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- The 2014 Big Picture on Cyber Security
- AFCEA Answers
- Ask the CIO
- Connected Government
- Consolidating Mission-critical Systems
- Constituent Servicing
- The Data Privacy Imperative: Safeguarding Sensitive Data
- Eliminating the Pitfalls: Steps to Virtualization in Government
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- The Intersection: Where Technology Meets Transformation
- Maximizing ROI Through Data Center Consolidation
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- The Modern Federal Threat Landscape
- Moving to the Cloud. What's the best approach for me
- Navigating Tough Choices in Government Cloud Computing
- Satellite Communications: Acquiring SATCOM in Tight Times
- Transformative Technology: Desktop Virtualization in Government
- Understanding the Intersection of Customer Service and Security in the Cloud
Shows & Panels
On February 17, 2009, President Barack Obama signed The American Recovery and Reinvestment Act, or Recovery Act, into law. Federal News Radio follows how agencies have enacted the law and how the government is tracking spending through Recovery.gov.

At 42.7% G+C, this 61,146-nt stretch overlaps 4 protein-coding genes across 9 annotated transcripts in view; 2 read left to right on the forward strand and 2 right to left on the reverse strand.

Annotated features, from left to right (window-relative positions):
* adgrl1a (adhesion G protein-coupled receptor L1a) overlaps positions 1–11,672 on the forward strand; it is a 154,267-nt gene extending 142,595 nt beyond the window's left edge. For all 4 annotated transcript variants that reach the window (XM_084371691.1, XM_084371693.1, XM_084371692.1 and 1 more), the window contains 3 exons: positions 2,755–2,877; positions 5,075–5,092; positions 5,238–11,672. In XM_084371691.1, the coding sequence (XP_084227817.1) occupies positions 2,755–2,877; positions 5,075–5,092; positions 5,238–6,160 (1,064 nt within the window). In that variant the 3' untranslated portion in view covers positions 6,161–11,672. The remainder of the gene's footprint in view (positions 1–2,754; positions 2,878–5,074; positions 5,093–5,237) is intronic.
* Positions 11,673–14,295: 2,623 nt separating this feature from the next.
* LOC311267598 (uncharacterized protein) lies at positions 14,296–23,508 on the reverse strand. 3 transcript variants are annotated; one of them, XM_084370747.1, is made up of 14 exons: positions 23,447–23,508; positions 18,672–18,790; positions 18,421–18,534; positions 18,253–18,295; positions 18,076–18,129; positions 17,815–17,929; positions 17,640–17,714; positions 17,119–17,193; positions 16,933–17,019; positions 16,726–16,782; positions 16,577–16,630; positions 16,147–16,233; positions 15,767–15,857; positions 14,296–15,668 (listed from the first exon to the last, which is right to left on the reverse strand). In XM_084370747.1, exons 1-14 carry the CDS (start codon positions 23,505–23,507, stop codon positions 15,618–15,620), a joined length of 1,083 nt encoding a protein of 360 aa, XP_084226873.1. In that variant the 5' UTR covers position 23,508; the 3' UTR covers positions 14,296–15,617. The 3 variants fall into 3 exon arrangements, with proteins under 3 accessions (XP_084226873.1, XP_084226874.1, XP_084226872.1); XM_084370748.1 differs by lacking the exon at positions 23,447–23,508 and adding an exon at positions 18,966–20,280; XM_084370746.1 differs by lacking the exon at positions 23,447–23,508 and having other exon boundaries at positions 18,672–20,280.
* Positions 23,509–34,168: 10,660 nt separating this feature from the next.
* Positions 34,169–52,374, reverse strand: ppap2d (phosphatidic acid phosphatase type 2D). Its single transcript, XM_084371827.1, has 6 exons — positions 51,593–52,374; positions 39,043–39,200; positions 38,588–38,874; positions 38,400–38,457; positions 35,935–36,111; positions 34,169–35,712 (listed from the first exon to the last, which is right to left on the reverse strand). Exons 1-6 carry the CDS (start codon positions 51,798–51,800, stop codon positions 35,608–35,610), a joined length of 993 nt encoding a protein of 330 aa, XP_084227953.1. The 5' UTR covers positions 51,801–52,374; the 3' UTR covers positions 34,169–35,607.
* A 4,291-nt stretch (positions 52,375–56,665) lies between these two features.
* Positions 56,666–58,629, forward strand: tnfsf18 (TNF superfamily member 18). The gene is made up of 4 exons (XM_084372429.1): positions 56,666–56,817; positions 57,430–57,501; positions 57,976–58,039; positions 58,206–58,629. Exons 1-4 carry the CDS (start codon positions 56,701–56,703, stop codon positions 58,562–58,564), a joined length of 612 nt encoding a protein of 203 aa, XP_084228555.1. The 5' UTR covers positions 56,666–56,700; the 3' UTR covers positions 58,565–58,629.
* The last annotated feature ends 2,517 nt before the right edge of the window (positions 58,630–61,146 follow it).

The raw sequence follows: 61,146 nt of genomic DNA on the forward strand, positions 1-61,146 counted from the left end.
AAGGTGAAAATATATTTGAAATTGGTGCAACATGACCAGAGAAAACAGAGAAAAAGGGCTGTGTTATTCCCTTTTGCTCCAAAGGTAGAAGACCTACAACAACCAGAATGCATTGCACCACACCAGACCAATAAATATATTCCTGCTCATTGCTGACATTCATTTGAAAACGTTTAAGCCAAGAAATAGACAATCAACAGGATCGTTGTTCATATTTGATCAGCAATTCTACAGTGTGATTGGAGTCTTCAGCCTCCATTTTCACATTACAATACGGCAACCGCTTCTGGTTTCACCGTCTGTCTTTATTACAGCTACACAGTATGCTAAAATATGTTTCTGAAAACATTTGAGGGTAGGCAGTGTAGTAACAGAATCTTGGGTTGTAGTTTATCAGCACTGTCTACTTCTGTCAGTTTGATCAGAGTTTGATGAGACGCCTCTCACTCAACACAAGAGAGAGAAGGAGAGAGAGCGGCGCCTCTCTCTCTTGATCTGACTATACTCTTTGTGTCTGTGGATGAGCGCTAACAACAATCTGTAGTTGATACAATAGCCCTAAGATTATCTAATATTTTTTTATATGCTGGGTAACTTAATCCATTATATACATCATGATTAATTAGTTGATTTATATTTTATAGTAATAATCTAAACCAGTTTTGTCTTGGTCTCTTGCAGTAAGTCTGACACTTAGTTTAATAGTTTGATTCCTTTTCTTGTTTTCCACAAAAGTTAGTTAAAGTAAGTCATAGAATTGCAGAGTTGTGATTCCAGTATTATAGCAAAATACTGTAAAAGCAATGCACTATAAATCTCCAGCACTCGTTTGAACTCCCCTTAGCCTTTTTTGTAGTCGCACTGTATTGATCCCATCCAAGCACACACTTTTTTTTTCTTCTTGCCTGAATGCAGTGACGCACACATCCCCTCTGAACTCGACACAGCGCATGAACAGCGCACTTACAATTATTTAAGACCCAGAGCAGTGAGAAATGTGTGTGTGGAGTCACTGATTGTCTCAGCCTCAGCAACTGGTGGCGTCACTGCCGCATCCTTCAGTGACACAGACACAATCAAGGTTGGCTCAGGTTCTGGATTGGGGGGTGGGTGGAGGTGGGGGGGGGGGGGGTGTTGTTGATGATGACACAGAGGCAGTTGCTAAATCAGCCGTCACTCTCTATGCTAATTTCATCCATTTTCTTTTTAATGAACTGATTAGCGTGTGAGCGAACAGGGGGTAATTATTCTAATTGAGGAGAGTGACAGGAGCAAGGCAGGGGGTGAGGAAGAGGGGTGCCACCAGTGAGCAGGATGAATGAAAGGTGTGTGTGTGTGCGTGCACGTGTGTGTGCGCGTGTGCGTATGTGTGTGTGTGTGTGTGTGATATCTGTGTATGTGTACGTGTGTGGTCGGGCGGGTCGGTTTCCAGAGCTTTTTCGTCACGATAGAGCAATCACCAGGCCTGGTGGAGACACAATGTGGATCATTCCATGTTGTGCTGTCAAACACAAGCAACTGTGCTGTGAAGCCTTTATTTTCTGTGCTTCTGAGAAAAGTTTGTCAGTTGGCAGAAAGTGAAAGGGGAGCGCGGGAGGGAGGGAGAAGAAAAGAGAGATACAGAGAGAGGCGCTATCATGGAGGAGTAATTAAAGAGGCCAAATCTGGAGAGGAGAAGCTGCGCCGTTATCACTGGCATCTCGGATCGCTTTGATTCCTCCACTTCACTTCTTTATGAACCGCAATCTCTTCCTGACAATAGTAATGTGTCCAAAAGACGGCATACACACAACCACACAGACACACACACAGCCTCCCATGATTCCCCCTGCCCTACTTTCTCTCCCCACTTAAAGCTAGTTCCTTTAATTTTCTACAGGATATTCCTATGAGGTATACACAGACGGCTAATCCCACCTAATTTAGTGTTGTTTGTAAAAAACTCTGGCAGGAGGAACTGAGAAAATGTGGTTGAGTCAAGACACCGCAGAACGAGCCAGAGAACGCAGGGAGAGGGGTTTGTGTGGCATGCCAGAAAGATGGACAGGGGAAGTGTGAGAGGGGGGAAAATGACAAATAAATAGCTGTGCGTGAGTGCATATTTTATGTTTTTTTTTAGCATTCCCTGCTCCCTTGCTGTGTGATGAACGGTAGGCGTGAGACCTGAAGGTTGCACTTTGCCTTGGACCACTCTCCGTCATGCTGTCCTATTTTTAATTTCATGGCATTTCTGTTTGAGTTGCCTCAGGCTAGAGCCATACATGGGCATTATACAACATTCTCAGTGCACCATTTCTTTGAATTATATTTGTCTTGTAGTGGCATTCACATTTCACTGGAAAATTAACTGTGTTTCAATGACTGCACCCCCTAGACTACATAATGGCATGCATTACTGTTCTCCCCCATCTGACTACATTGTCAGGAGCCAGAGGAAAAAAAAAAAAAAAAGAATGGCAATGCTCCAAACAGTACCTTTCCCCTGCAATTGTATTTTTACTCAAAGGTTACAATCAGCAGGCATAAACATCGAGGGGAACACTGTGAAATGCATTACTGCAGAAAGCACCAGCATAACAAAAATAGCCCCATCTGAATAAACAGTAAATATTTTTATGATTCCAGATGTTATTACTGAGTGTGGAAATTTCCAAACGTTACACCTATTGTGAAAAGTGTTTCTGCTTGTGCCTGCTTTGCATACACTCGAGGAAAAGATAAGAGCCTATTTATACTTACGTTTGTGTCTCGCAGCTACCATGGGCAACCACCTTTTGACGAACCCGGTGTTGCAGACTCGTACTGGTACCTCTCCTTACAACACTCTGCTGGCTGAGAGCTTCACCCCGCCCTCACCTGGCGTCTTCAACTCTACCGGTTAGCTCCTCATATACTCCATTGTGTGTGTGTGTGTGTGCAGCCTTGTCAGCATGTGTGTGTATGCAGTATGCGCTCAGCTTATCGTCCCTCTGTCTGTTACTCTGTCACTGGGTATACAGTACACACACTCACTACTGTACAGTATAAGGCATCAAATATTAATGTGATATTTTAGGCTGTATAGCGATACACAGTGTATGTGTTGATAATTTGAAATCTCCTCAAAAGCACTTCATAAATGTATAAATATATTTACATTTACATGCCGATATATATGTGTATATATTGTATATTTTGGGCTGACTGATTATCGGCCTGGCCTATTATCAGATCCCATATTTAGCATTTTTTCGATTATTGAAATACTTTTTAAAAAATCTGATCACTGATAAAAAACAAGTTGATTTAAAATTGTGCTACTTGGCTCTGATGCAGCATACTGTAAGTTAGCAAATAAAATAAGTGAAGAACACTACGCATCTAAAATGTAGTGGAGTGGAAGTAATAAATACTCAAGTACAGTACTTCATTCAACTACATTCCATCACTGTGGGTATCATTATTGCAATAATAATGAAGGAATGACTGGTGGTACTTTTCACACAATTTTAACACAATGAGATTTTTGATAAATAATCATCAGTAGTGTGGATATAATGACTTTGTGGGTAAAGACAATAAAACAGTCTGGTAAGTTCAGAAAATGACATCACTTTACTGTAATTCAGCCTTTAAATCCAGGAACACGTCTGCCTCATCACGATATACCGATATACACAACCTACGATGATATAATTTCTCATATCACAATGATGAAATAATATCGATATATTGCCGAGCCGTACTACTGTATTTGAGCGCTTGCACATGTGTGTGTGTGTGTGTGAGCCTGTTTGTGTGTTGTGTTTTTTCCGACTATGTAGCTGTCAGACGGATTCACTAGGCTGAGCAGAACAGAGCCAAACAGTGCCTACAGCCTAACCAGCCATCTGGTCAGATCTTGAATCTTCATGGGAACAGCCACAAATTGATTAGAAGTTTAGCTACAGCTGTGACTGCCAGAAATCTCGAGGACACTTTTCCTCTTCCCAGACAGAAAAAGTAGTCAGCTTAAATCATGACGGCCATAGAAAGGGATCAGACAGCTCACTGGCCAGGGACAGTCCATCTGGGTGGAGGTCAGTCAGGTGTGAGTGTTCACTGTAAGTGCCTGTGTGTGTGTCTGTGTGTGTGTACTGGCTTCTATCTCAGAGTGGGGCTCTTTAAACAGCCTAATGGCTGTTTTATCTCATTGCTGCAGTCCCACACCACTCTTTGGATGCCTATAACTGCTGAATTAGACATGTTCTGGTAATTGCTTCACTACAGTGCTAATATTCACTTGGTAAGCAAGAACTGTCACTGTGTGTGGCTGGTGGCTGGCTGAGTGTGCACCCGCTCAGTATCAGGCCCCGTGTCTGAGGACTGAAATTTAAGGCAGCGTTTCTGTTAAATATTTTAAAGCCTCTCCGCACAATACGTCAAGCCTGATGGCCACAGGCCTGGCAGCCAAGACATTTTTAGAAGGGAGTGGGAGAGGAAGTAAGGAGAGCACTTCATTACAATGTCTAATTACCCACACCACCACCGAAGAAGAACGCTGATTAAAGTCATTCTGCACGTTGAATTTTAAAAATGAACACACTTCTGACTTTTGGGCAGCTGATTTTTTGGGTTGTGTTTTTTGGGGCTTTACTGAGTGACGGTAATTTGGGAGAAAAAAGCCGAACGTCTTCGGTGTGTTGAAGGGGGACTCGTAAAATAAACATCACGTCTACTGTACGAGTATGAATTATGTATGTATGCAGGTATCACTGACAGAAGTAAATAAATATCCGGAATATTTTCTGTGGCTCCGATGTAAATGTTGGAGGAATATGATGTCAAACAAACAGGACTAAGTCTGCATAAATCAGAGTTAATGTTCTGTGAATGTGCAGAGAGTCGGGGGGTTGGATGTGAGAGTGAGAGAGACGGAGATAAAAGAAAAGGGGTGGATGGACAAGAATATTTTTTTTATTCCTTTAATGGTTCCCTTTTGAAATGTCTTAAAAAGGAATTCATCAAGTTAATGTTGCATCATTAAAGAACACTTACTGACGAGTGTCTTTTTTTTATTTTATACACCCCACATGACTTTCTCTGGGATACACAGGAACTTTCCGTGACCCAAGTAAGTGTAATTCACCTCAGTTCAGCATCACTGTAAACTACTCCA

2010 and Beyond: Follow the stimulus money
Wednesday - 12/15/2010, 3:58pm EST
The site tracks spending of the $787 billion in economic stimulus funds as part of the Recovery Act.
Earl Devaney, chairman of the Recovery Accountability and Transparency Board, joined the DorobekINSIDER, said the transparency has driven more accountability.
"One doesn't work without the other," Devaney said. "The accountability is that much better because we have the transparency piece."
Devaney said more than 99 percent of fund recipients report on how they spend the money. Those who don't report get their names published, he said.
"People get embarrassed and they report," he said.
The recovery board, comprised of 12 inspector generals, is challenging the old paradigm that IGs do their investigation "after the fact." With Recovery.gov, the board is trying to "interrupt fraud before it occurs, stop it dead in its tracks," Devaney said.
The board has also tried to overcome the "gotcha" mentality that agencies may have toward IGs. If the board discovered that an agency could do something better administratively, it contacted the agency without publicizing or calling it a "bad thing," Devaney said.
"For the most part, the agencies were very receptive to that and made the changes necessary," he said.
What do you think was the biggest story of 2010? Take our poll!
Click here to see all the stories in the '2010 and Beyond' series.